The one unaccounted for piece in the puzzle is wage growth, said Bell.
“Realistically, you would expect to see more signs of wage growth already. It’s a bit of a quandary – with the tightening of the labour market, why are you not seeing pick up in wage growth?”
Setting aside the anomalous behaviour of wage inflation, Bell does not identify any other major risks for Japan on the horizon.
“The biggest risk to the Japanese economy in the medium term is either a recession in US, which we don’t think is likely in the next 12 months, or a meaningful slowdown in the Chinese economy.
“Our view is the Chinese economy is going to slow but it will be manageable and Japan should be able to grow relatively healthily regardless.”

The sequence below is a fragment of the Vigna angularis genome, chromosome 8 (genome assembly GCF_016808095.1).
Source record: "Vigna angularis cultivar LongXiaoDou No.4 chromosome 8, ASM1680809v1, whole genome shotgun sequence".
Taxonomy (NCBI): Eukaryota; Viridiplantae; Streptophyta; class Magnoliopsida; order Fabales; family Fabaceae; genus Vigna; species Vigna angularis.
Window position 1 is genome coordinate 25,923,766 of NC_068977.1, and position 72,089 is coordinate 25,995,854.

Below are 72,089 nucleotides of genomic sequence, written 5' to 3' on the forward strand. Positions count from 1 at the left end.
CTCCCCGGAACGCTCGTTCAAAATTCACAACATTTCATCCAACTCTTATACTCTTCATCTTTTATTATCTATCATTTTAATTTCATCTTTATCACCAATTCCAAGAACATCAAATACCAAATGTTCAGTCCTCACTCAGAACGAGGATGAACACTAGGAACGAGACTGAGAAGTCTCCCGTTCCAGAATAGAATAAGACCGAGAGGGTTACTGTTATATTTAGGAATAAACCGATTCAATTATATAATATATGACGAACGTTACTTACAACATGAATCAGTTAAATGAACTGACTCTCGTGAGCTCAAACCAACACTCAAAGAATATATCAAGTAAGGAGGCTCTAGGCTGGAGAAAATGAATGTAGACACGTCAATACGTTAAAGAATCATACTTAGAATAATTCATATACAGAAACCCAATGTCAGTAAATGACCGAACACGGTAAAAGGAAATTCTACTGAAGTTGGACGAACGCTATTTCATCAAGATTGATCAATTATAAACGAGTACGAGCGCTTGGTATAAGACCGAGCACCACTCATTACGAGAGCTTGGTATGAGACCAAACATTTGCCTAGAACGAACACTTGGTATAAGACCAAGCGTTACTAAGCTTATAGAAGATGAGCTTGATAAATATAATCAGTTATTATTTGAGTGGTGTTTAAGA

Given the current economic data coming out of the region, it does seem overly generous to claim that Japan has overcome its period of paralysis.
But, it similarly seems misguided to view the strides made under Abe as just another “false dawn.”
As F&C multi-manager co-head Rob Burdett, who is currently overweight Japan, put it: “At the very least Abenomics supported the conditions that led to the Japanese equity market being well placed, even if it doesn’t achieve his goal in total.”